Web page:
JCP Week in Review, August 30

Jared Bentley • Aug 30, 2019 at 2:48 PM

Jonesborough’s Matthew Hill will no longer serve as deputy speaker in the Tennessee House of Representatives, a position he was appointed to in January by disgraced former speaker Glen Casada. Newly elected Tennessee House Speaker Cameron Sexton, who was sworn in last Friday during a special session, has chosen Curtis Johnson of Clarksville to take Hill’s place.

Hill will have a new role as chairman of the new House Appropriations Subcommittee, created to examine the size and impact of the budget, and will oversee parts of the annual state budget process. The subcommittee will assess the process of formulating the budget and will analyze the spending of state departments, ensuring they are running efficiently. Hill said he has also been added to the Facilities, Licensure, & Regulations Subcommittee, and he will no longer serve as the chair of the TennCare Subcommittee. He said the rest of his committee appointments will remain the same.



The Johnson City Board of Education discussed concerns about the district’s capital needs at Monday’s board meeting, addressing equity between the county and city school districts.

After Jonesborough recently unveiled a proposal to fund a $28 million school and recreational complex in town, Johnson City school officials have had concerns about how that will affect plans to reconfigure Indian Trail Intermediate School and Liberty Bell Middle School into two new middle schools.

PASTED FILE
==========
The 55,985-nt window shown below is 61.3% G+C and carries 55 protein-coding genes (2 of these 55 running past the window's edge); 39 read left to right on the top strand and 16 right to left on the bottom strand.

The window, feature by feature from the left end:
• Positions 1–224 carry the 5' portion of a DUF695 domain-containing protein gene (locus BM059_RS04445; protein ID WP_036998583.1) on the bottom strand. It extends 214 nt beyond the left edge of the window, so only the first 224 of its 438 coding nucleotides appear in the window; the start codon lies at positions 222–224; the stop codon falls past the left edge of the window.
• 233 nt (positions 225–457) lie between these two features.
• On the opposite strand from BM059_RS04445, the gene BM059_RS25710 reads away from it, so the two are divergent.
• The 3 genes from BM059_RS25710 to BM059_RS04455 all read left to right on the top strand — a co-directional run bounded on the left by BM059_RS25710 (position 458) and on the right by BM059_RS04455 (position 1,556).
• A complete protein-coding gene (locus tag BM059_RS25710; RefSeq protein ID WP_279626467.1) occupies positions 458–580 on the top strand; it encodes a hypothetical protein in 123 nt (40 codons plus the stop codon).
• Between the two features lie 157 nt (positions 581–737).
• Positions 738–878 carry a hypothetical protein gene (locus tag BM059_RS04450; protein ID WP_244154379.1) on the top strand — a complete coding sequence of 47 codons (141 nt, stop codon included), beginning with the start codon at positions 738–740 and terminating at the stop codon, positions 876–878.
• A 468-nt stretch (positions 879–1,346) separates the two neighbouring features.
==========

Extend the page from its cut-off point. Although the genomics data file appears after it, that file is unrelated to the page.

The original plan hoped to house grades 5 through 8 in those schools, but on Monday, the district approved a new plan to place fifth-graders back into elementary schools, meaning new facilities at Towne Acres Elementary School and renovations to Lake Ridge, Woodland and South Side Elementary schools would be needed. All of this would contribute to about $30 million in capital needs.

Last night the Washington County Board of Education voted unanimously to enter into an agreement with the town of Jonesborough to build the new K-8 school in question, to be built on a 48-acre tract just off North Cherokee Street and leased by the county.

The town would enter into a lease-to-own agreement with Washington County, which would make annual payments of $2.362 million as part of a 20-year deal.

Jonesborough Mayor Chuck Vest said the town should be able to build a new K-8 that “is superior” to the $28 million pre-K-8 school that opened earlier this month in Boones Creek.

“This is a win for all parties,” Vest told board members, noting it would eventually represent a $40 million “financial victory” for the county.